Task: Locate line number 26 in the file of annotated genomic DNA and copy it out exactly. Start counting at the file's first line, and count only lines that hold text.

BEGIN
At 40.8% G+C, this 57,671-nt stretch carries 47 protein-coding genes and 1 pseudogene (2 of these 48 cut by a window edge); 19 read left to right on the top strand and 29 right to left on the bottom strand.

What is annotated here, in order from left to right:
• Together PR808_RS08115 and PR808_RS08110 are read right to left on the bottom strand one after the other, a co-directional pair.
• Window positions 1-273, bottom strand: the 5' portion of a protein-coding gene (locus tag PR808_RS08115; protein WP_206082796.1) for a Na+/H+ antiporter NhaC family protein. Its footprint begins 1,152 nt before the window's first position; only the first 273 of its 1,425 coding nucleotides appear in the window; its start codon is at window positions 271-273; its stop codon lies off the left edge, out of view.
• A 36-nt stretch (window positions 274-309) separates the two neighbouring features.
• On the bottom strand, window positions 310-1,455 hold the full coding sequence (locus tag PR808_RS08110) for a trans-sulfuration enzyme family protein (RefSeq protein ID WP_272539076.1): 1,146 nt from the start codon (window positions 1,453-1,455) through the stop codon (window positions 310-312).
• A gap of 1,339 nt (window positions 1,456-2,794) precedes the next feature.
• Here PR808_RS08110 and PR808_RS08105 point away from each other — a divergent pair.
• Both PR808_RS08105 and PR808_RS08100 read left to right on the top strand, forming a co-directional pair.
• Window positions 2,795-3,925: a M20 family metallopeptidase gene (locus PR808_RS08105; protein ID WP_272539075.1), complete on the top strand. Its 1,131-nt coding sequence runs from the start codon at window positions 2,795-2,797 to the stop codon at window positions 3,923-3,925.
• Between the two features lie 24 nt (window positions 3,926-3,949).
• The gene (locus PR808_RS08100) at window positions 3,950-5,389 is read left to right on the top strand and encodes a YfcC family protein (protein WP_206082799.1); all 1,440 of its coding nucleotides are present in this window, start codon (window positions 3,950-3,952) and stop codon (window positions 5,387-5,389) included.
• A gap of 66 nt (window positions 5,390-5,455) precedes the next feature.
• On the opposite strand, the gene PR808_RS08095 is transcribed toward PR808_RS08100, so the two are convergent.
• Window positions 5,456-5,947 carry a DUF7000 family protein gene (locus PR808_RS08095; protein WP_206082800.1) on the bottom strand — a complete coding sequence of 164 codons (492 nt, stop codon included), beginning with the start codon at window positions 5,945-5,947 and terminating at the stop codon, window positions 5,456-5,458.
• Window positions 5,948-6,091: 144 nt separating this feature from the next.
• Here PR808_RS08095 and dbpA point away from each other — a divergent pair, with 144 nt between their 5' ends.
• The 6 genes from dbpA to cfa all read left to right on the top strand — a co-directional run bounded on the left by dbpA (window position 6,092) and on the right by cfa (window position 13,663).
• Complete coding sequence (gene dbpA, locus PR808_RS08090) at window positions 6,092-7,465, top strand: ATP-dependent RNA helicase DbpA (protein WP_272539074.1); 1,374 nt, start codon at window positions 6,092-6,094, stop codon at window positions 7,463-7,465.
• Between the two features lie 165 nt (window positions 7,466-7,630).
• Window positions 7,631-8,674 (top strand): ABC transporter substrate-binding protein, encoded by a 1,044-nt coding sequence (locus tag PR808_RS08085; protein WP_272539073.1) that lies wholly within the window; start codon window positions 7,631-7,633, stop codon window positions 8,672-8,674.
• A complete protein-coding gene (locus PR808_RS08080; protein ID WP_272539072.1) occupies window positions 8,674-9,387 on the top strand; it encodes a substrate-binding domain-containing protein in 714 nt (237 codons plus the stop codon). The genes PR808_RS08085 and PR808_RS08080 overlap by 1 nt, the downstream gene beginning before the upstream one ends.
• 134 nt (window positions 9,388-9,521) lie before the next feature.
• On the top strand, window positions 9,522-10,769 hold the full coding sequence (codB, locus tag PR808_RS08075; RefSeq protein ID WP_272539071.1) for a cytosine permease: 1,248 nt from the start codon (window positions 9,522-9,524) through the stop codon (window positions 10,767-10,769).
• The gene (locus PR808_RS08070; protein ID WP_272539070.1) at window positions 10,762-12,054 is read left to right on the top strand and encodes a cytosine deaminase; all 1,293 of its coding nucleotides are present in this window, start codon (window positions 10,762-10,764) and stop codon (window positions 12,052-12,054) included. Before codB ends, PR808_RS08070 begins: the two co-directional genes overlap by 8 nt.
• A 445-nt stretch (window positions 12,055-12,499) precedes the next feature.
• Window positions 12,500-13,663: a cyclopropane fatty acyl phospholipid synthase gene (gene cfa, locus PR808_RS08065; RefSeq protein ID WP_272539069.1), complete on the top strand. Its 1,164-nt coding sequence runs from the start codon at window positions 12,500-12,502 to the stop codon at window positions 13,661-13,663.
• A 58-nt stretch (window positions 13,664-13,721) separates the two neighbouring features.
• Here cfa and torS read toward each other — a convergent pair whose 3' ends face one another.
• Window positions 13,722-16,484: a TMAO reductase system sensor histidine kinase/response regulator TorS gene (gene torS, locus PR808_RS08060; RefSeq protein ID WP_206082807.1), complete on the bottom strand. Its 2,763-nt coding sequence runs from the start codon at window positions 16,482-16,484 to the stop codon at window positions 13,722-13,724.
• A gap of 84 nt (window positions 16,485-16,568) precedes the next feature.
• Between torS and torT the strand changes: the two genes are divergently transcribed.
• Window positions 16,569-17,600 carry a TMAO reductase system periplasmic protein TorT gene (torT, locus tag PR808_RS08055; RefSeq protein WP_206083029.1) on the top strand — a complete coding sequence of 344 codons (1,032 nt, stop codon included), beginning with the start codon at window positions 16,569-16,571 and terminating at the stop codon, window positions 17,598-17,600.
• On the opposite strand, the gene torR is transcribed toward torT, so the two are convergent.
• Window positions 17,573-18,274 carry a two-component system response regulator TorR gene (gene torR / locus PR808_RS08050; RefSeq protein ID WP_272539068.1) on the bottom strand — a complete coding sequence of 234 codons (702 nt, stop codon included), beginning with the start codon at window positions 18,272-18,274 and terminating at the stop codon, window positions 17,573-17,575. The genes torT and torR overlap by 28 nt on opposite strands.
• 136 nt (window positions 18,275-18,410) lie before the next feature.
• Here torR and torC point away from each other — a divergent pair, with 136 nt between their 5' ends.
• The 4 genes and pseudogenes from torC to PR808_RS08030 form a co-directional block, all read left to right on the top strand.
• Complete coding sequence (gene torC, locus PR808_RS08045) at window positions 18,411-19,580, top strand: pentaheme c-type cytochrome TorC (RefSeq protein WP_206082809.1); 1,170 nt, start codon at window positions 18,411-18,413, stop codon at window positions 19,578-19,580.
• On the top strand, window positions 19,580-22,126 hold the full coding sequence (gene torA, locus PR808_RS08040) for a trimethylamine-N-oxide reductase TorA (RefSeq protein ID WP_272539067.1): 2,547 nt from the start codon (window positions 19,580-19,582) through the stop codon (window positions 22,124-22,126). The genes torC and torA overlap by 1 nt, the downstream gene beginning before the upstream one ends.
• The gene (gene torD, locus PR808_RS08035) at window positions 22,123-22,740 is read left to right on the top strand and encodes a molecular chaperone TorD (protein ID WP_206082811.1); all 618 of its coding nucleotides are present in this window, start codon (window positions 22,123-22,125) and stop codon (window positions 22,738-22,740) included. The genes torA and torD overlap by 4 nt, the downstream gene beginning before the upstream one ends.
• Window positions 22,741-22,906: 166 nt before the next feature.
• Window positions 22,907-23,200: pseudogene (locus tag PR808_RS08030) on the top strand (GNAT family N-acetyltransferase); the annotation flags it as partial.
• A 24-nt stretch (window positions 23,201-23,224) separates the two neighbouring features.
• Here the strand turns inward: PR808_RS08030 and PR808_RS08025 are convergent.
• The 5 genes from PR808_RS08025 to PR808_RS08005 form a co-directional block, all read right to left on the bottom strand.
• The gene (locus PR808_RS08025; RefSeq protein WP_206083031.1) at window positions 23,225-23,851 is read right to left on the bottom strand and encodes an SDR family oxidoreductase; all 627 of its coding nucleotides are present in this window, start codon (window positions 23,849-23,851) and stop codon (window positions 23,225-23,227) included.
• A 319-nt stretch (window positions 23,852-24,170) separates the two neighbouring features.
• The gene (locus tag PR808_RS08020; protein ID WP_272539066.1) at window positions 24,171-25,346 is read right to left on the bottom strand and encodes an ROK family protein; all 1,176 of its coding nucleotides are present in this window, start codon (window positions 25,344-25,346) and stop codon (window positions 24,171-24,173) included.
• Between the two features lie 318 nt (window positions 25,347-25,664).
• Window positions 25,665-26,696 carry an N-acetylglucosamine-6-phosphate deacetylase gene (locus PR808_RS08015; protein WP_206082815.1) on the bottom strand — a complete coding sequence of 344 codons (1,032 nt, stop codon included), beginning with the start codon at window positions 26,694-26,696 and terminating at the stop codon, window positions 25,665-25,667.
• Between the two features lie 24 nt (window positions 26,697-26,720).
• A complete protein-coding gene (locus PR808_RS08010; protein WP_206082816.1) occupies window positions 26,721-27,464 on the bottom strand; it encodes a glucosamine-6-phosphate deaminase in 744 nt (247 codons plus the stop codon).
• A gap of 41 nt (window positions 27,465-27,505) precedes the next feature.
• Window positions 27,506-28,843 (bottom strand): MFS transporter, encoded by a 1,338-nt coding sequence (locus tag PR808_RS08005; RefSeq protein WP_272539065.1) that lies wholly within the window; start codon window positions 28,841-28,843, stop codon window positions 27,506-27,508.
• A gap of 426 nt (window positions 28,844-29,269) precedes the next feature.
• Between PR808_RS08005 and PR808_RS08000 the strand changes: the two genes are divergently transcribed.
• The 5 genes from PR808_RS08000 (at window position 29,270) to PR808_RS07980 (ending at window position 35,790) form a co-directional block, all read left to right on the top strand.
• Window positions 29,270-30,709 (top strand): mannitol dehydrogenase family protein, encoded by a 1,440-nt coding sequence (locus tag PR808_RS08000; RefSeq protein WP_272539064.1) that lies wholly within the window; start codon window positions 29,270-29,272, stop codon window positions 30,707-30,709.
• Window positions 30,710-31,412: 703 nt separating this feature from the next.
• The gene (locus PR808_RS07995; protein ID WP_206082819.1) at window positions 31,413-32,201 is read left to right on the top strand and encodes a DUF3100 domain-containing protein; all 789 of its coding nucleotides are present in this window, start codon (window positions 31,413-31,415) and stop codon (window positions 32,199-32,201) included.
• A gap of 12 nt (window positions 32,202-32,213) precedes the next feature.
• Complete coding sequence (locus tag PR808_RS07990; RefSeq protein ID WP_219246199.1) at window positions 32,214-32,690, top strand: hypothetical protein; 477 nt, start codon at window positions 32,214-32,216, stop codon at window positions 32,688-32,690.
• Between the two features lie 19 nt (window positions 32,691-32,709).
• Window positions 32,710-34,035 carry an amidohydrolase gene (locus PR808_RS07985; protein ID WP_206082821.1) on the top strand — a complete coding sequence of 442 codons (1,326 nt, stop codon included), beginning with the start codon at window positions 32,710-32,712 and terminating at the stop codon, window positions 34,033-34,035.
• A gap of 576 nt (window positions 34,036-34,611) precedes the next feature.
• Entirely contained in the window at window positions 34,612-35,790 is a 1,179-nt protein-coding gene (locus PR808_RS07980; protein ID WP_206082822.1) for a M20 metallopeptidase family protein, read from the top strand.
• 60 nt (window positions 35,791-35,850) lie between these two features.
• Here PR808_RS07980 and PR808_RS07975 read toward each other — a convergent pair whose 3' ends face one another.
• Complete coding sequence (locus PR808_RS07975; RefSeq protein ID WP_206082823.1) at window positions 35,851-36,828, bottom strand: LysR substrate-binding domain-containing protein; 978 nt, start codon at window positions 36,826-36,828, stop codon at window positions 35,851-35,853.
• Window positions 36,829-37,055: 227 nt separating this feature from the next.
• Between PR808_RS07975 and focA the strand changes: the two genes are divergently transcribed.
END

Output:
• A 445-nt stretch (window positions 12,055-12,499) precedes the next feature.